As things stand, shoppers must be 18 years of age or over to buy goods through Amazon, but moving forward the internet giant will allow 13 to 17-year-olds to get their own login credentials that are associated with their parents' Amazon account. You can review the item, cost, shipping address, and payment information. That means teens can order from over 50 million items that ship for free in two days, and they can take advantage of other Prime benefits like Prime Video and the gaming perks with Twitch Prime. Your teen can also include a personal note like "I need this book for class". From there, the teenager is free to create their own username and password and then use that to log into the Amazon App.
In addition to all the normal benefits of Prime, Prime Students also get access to special deals and coupons as part of their subscription. Their parents, meanwhile, can approve their purchases by text message or set spending limits per order.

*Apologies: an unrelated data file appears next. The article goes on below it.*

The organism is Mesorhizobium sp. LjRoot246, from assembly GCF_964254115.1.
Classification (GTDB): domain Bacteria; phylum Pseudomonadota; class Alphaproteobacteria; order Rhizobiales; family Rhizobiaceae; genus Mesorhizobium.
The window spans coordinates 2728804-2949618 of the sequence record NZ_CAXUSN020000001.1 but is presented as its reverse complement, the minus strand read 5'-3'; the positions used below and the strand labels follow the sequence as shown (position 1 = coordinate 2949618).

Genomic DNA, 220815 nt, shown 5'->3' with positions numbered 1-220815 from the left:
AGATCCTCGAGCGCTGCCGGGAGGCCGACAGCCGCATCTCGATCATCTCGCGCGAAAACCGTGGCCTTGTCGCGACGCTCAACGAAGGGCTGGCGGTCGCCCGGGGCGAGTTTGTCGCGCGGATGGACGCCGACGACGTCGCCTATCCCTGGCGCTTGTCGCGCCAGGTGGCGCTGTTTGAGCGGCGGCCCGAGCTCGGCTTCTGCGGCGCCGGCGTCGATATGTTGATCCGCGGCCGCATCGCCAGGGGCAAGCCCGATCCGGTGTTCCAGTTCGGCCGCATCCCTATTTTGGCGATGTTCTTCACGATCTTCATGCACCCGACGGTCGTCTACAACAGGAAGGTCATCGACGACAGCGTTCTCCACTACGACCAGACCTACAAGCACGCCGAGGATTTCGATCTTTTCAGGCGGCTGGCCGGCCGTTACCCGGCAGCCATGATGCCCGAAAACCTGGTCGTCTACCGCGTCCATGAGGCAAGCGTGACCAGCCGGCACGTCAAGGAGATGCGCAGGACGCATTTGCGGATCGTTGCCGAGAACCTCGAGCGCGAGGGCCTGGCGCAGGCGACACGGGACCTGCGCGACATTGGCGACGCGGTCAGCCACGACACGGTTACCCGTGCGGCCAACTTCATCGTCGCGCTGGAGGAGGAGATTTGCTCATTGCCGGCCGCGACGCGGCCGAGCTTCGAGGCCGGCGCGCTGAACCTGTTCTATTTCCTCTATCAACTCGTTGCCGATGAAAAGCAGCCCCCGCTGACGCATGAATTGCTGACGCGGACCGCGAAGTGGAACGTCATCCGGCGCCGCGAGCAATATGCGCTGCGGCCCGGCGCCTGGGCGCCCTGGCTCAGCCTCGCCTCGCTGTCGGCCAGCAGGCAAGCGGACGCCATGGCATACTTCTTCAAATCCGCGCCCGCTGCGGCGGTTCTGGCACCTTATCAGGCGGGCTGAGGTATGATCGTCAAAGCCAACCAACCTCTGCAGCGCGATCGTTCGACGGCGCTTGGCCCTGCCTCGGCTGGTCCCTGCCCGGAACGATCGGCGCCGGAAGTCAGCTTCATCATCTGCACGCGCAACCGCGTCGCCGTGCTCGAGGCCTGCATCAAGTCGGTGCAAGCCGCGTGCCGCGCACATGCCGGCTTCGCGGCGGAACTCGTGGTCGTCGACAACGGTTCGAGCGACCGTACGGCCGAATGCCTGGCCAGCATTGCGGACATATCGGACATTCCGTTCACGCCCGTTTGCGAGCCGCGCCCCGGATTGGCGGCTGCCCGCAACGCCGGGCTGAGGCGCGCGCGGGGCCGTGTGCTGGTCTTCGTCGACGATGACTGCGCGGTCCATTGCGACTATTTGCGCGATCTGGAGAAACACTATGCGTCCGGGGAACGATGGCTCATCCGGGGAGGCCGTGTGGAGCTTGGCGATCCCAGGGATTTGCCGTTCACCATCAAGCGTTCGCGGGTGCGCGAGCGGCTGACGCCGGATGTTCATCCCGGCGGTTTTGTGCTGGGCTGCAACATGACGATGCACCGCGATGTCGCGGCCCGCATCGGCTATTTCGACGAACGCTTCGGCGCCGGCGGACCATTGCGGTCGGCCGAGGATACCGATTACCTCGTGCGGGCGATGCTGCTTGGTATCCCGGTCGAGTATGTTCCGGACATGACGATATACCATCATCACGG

If you place a bit more trust in your kids (or if you simply don't want to constantly approve or deny purchases), you can scrap the approval system altogether and opt instead to set specific spending limits.More news: Canada police probe car and knife attack as terrorism
Amazon launched Households in 2015 in order to install more control over the ways people were sharing their Prime accounts with friends and family, and this is an evolution of that move.
Amazon notifies parents by text or email of any purchase their child as made. If there's a mistake in ordering, parents will be able to cancel and return any item as long as it meets Amazon's policies. "We've listened to families and have built a great experience for both teens and parents", Michael Carr, vice president, Amazon Households said in a statement.
Setting up a teen account on Amazon requires input from the parent. The parent will need to setup the shipping address and payment method, after which point an invitation is sent back to the teen.